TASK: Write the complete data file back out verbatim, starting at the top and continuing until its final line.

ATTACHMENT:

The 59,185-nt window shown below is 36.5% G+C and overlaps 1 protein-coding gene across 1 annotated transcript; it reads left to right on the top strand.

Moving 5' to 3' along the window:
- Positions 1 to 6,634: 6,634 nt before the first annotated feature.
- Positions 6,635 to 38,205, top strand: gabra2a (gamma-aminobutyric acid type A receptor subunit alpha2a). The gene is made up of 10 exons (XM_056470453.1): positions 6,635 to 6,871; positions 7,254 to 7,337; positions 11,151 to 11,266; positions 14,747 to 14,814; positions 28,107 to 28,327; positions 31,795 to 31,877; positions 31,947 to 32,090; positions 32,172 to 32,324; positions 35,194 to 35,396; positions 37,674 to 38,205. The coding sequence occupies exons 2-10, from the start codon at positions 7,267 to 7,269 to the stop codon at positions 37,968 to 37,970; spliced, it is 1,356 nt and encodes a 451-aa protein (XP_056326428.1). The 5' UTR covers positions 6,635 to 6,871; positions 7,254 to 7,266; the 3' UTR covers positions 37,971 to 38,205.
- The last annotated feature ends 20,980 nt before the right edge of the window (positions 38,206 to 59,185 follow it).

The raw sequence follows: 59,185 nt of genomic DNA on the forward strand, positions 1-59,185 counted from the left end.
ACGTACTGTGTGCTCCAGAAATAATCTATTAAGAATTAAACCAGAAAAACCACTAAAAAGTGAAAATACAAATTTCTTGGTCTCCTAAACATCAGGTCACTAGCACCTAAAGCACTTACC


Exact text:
The 59,185-nt window shown below is 36.5% G+C and overlaps 1 protein-coding gene across 1 annotated transcript; it reads left to right on the top strand.

Moving 5' to 3' along the window:
- Positions 1 to 6,634: 6,634 nt before the first annotated feature.
- Positions 6,635 to 38,205, top strand: gabra2a (gamma-aminobutyric acid type A receptor subunit alpha2a). The gene is made up of 10 exons (XM_056470453.1): positions 6,635 to 6,871; positions 7,254 to 7,337; positions 11,151 to 11,266; positions 14,747 to 14,814; positions 28,107 to 28,327; positions 31,795 to 31,877; positions 31,947 to 32,090; positions 32,172 to 32,324; positions 35,194 to 35,396; positions 37,674 to 38,205. The coding sequence occupies exons 2-10, from the start codon at positions 7,267 to 7,269 to the stop codon at positions 37,968 to 37,970; spliced, it is 1,356 nt and encodes a 451-aa protein (XP_056326428.1). The 5' UTR covers positions 6,635 to 6,871; positions 7,254 to 7,266; the 3' UTR covers positions 37,971 to 38,205.
- The last annotated feature ends 20,980 nt before the right edge of the window (positions 38,206 to 59,185 follow it).

The raw sequence follows: 59,185 nt of genomic DNA on the forward strand, positions 1-59,185 counted from the left end.
ACGTACTGTGTGCTCCAGAAATAATCTATTAAGAATTAAACCAGAAAAACCACTAAAAAGTGAAAATACAAATTTCTTGGTCTCCTAAACATCAGGTCACTAGCACCTAAAGCACTTACC